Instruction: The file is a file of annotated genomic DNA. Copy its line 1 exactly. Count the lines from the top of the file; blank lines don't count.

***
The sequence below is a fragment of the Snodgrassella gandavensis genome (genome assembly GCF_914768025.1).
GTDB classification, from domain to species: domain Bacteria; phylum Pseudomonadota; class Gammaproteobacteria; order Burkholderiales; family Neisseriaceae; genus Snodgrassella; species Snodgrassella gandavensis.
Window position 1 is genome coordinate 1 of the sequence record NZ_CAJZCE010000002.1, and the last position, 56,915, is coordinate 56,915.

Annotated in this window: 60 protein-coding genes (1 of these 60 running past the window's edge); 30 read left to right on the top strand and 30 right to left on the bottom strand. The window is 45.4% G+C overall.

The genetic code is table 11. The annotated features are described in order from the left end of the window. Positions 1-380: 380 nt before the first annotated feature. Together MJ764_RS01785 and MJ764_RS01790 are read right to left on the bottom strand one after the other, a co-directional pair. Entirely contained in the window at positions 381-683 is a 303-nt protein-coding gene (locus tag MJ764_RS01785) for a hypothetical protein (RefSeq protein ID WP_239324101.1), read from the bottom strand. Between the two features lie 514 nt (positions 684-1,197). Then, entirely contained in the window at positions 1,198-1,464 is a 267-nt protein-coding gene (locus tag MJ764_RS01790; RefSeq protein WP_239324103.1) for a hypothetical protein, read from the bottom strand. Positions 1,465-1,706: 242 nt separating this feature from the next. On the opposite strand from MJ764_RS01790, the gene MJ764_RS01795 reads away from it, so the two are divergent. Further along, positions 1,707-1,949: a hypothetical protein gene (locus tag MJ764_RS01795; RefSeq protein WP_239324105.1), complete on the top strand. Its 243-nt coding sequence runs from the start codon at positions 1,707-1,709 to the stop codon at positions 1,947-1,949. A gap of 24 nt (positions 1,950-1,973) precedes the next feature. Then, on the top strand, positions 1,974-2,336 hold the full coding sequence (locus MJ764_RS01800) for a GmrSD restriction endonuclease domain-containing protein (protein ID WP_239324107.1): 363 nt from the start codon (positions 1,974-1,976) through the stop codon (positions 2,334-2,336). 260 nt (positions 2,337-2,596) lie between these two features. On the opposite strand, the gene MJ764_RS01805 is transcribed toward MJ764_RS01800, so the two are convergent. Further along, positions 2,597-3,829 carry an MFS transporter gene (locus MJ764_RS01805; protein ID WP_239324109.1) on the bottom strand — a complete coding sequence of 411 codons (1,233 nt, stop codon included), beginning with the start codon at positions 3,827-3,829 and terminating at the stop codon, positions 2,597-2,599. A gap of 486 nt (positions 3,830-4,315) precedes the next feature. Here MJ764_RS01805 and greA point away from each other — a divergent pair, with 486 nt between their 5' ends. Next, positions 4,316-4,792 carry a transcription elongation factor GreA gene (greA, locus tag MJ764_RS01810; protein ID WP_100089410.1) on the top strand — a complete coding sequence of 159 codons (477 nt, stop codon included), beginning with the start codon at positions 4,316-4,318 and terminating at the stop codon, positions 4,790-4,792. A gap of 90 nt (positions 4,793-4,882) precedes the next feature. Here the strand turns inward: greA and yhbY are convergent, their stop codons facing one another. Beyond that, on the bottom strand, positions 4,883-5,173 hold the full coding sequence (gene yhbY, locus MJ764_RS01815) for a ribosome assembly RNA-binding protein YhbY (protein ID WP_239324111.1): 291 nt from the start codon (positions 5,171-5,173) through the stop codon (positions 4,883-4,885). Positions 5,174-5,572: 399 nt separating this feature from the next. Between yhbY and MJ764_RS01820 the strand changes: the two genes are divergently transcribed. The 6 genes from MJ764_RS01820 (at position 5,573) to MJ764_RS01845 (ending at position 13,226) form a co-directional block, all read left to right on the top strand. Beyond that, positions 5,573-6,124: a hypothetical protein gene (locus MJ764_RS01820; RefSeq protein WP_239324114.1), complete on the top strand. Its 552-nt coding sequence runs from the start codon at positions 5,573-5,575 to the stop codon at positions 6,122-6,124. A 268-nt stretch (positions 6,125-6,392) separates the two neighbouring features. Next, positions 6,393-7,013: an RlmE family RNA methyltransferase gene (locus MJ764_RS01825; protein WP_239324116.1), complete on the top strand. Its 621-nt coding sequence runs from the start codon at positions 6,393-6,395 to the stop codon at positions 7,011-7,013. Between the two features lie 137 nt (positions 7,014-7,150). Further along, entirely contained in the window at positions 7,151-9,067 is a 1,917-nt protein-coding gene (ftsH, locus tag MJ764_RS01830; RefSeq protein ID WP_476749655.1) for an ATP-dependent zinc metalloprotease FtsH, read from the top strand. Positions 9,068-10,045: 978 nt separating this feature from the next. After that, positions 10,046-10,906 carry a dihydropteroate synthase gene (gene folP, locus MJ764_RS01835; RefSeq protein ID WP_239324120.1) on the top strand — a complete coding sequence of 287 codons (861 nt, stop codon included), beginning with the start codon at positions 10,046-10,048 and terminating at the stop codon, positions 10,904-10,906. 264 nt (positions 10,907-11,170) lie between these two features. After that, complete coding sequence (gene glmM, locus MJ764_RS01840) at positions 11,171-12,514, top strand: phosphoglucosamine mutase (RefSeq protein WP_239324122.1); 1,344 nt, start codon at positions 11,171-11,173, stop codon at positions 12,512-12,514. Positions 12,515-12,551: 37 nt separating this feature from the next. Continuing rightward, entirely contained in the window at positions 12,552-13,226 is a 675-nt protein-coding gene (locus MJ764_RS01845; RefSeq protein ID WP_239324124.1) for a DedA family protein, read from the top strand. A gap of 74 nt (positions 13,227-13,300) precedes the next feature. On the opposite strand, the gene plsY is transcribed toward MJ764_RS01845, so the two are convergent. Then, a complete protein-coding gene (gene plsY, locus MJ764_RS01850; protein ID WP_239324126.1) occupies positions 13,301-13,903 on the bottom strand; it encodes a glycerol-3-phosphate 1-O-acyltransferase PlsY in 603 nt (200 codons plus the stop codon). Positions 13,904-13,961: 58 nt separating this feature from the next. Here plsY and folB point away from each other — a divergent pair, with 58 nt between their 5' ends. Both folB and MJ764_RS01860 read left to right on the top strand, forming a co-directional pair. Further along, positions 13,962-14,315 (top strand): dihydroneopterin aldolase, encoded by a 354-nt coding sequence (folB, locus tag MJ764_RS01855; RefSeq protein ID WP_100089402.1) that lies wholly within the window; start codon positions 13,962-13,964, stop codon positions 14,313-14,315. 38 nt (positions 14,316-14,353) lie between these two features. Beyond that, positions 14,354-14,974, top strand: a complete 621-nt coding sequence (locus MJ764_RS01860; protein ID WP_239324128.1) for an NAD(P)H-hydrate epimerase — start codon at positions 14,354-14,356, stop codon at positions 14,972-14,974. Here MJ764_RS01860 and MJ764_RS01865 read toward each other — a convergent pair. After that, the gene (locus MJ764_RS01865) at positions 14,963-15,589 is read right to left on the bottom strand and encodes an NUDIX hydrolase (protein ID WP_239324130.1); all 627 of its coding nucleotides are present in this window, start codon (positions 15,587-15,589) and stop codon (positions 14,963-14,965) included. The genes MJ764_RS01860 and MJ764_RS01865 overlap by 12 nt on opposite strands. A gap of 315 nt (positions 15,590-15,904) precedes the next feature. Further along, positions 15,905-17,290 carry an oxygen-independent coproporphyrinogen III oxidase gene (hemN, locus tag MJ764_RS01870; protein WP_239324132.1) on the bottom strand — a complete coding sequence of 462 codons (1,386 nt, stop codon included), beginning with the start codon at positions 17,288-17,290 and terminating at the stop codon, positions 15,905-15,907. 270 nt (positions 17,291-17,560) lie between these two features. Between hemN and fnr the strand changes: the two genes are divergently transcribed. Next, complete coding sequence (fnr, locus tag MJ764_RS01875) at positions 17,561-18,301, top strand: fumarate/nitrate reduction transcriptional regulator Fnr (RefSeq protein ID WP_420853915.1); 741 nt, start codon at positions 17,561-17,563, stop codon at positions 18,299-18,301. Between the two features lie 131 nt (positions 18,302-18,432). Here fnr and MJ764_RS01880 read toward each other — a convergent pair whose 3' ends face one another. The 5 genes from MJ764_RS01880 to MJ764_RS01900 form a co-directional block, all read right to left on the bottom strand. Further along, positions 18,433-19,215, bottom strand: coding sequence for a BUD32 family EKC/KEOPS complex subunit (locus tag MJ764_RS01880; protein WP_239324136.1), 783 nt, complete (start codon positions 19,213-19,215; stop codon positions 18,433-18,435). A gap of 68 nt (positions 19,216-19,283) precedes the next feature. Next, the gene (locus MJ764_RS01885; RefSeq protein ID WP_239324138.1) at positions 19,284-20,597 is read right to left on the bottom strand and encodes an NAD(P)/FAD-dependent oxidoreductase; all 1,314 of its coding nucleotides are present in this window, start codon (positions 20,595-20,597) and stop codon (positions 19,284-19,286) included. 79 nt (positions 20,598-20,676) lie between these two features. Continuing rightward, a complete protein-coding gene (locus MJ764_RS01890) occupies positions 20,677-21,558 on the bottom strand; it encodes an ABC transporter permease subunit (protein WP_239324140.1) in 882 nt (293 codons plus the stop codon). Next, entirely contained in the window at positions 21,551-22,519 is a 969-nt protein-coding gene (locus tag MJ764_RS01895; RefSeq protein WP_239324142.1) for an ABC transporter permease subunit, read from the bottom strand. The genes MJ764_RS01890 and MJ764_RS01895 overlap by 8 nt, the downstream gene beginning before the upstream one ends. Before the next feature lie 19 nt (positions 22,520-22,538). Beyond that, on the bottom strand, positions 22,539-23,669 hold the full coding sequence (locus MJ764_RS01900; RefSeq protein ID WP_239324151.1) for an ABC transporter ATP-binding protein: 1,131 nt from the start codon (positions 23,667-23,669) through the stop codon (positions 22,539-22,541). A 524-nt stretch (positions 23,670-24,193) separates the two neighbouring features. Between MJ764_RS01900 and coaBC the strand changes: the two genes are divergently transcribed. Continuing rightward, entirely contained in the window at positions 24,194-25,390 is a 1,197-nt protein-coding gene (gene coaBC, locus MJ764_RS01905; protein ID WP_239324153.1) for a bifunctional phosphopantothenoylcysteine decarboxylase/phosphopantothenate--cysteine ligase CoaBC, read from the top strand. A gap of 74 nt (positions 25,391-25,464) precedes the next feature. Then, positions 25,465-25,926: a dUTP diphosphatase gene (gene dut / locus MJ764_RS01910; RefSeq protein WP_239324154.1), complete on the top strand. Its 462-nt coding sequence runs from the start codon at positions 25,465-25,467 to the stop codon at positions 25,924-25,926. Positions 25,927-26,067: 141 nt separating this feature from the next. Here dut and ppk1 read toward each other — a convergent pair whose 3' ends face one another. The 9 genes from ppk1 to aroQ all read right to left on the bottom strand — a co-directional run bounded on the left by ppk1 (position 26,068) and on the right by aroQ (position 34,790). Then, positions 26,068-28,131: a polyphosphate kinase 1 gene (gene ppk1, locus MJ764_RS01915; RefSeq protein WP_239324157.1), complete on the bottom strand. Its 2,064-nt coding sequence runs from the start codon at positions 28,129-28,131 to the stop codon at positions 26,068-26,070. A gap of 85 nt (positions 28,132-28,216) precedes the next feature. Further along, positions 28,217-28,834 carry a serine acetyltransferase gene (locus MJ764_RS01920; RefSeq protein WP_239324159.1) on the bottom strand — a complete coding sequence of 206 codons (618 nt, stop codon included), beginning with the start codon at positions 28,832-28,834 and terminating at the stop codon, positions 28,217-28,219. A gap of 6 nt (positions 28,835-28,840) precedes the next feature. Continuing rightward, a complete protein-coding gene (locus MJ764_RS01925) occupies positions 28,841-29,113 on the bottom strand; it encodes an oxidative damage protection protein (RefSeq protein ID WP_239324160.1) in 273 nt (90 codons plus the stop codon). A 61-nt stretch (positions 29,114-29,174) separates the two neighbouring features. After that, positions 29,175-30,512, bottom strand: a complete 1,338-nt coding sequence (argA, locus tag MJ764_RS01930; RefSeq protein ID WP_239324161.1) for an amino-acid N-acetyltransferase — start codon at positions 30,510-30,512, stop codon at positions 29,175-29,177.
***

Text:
The sequence below is a fragment of the Snodgrassella gandavensis genome (genome assembly GCF_914768025.1).